Women’s History Month Spotlight: Jen Hunter
Empowering Women to Play AND be Competitive
If you’ve played USTA League tennis in Loudoun County, Va., or faced a league team from Loudoun County, you’ve likely encountered the magnetic and dynamic spirit of Jennifer Hunter, BSN, RN. Jen has made her mark in the tennis community as a player, captain, and Local League Ambassador (LLA) touching the lives of many tennis players both in the Mid-Atlantic Section and nationally. Since 2015, she has helped grow tennis in Loudoun County significantly as an LLA and with her guidance has taken teams to new heights including Regionals, Sectionals, and Nationals. She credits her success to a love for the game, personal connections made through tennis, and from her experience actively playing in leagues - sweating, learning, competing, and having fun like all the other players out on the courts.
It also comes from her competitive nature she cultivated while growing up with older brothers. Jen Hunter’s mantra was, “If my brothers can do it, I can do it too...and maybe better!” She learned from an early age that participating in sports was an important aspect of her life and that sports offered many life lessons.
“For girls, and for me, playing sports gave me a place to shine. It allowed me to play hard, be tough, sweat, get dirty AND win. It taught me about sportsmanship, perseverance, being a leader while also being a team player. It reinforced what I learned from my brothers and my parents that being competitive was not a “four-letter word” for a girl,” Jen stated.
From then on, there was nothing that could hold her back and Jen played sports competitively through her youth. Fast forward to 2008 and where her tennis story begins. Jen recently moved with her family to a new state (Virginia) and faced with new surroundings and a desire to connect with others picked up a tennis racquet for the first time and headed to a beginner tennis clinic.
“The first few months were definitely humorous, frustrating and loads of fun! But there was something else that was sparked on the courts in the early days. It was a familiar feeling of determination, excitement of challenging myself to become better at something, competition, teamwork, and female athletic camaraderie. I was hooked,” Jen said.
She soon began playing on more teams, and captaining teams and by 2014 was honored to Co-Captain the Women's USTA League 4.0 40&Over National Champions!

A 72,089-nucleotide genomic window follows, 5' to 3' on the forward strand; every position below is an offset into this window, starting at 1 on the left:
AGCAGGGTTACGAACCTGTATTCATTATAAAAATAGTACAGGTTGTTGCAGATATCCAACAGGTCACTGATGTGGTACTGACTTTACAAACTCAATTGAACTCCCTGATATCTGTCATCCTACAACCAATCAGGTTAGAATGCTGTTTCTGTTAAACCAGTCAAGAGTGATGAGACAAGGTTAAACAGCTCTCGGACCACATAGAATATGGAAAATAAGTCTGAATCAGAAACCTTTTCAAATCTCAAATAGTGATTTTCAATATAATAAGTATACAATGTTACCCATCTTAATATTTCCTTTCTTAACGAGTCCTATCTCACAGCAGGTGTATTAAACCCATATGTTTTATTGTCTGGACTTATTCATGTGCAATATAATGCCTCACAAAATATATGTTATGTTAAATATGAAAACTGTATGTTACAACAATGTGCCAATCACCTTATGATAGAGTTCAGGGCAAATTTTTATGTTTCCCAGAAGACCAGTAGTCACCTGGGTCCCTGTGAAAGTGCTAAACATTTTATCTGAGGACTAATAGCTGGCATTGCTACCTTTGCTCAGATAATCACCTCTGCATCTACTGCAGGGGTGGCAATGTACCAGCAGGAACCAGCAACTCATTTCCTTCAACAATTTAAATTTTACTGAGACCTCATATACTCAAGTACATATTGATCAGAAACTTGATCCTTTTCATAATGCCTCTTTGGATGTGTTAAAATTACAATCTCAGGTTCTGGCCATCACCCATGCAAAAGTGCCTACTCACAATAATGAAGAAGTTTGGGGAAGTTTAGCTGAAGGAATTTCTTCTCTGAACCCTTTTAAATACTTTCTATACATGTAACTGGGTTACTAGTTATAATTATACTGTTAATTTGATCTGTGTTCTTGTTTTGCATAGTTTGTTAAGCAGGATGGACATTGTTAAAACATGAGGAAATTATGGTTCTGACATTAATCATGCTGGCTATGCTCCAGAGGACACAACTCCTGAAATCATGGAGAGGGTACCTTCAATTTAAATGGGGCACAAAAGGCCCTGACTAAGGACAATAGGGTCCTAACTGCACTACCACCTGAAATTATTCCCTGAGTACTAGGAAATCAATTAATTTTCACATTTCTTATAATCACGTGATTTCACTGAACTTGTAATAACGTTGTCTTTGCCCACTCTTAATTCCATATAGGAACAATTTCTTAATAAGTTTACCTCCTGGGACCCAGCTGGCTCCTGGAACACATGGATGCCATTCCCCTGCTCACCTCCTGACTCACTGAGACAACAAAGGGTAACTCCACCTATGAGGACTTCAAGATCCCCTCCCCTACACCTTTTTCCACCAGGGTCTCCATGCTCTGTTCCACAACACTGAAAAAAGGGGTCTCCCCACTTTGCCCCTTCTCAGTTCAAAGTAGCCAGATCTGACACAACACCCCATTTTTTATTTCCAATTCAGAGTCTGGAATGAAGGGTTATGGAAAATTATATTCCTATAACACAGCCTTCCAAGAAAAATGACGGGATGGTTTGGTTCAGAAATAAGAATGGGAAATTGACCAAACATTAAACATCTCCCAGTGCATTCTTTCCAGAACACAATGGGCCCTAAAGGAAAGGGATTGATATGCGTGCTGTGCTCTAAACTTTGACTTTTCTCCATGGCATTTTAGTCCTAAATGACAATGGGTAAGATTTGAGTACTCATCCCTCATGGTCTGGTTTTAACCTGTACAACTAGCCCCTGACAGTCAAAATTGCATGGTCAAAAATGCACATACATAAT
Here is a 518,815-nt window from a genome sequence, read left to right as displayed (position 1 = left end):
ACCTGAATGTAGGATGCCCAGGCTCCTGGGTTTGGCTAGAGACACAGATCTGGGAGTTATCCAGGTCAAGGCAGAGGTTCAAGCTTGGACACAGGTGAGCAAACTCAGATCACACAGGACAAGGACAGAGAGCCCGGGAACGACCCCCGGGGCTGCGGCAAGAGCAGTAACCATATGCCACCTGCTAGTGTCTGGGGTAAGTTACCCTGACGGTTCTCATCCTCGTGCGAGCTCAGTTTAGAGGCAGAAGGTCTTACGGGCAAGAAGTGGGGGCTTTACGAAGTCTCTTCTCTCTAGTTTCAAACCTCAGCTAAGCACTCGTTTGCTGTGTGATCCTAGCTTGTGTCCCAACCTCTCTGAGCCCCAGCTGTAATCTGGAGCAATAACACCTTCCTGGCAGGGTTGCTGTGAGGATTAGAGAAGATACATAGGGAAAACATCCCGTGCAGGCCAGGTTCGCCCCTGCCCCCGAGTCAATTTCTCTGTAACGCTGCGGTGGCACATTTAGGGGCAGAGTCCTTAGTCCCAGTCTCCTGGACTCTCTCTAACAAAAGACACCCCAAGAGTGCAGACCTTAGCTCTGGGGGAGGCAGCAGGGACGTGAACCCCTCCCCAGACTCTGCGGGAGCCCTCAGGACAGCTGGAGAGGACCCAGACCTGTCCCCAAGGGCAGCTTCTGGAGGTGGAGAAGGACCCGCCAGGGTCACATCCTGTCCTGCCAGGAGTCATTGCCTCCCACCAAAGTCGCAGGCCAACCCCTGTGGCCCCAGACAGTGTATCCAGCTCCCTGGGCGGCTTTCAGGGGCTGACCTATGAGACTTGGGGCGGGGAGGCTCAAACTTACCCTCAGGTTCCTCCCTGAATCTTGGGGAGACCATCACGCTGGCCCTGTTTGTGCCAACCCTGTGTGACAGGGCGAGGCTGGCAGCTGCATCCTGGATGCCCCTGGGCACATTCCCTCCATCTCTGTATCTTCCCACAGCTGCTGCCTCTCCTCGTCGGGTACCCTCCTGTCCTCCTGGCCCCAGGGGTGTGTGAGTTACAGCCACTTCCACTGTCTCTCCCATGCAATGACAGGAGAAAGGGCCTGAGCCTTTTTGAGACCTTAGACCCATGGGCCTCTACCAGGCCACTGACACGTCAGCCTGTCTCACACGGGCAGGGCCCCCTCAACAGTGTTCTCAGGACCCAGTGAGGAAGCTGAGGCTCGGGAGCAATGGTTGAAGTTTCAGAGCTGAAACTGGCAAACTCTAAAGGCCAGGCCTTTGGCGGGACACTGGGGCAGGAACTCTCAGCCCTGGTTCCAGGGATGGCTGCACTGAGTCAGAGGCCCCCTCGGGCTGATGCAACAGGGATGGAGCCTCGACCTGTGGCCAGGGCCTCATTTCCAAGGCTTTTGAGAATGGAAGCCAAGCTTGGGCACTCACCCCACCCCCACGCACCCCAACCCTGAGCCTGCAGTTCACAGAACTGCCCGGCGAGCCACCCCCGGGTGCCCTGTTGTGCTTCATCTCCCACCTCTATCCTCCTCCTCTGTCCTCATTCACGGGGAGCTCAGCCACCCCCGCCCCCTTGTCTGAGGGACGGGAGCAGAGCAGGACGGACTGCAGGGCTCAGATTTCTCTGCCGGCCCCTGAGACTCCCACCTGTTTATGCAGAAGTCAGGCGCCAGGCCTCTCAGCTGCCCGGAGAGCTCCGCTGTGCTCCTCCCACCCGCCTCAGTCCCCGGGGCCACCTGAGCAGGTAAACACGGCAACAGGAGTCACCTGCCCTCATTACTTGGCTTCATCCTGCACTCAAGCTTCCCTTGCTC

“I had no idea when I picked up a racquet in 2008 that tennis would become such an important part of my life. For me, it initially brought back the competitive drive and sense of achievement that I was missing from my youth. However, it has brought so much more to my life.”
Hunter adds that in addition to being able to find a tennis team for whatever type of player you are - from fun and recreational to more challenging and competitive - one of the most attractive parts of tennis is that as life changes off the court your tennis journey can change with you to match your current stage of life. She says playing tennis has lifted her spirits during difficult moments in life.
“From a very young age, I always knew that I wanted to be a Nurse. It is a career and vocation that I am proud of and grateful to be able to serve my community. During the height of COVID-19, I was working as an emergency room nurse and I am currently working as a recovery room R.N. with Inova Loudoun. Tennis has been a life-line for so many of us during this pandemic.”
When asked to reflect on Women’s History Month and the evolution of women’s sports, Hunter holds nothing back. She says that it is important to honor the strong and inspirational women that have blazed a trail for empowerment, but now's the time to take the baton - or racquet if you will. And now’s the time to truly become comfortable and accepting of women being competitive in sports. To Hunter, it is about changing the mindset and language used.
“I love being a part of USTA Mid-Atlantic because I have the opportunity to motivate and empower other women. As a Captain, I have tried to change the mindset about being competitive in tennis. Being competitive while embodying good sportsmanship is the goal. It is this innate competitive drive and inner strength that sustains and empowers so many women who I know have faced challenges in their lives. Tennis can be whatever YOU want it to be…sports can be whatever YOU want it to be. And if that means YOU want it to be competitive, aggressive, sweaty, fist-pumping, Gatorade filled, and leave it all on the court of battle mentality…THEN I say, YOU GO, GIRL!”
Hunter adds, “One thing that I have always believed in, is that when you make people FEEL like they are part of something bigger than themselves and when they can believe in the power of the TEAM, a bond is created and magic can happen. That magic can translate into National titles, but that magic can also be that small voice inside of us as women and young girls that says, “keep going, you got this, fight for it, dig deep, …work together, …never quit!” and that is priceless. Those are characteristics that will ALWAYS serve us well in life.
When outcomes do not seem to go our way on the court or in life, if we have given it our all and have done the footwork, if we lead with our hearts, with dignity, and with grace then we have already won. And the next time someone says, “you’re so competitive”… smile and say, ‘THANK YOU!’.”
To continue celebrating Women’s History Month we will be focusing on celebrating the inspirational women in the Section who use their leadership and passion for tennis to inspire future generations. Make sure to catch up on our first spotlight with Stephanie Evans, and you can find more spotlights like this on our Facebook, Instagram, and Twitter and we encourage you to share and join the conversation.
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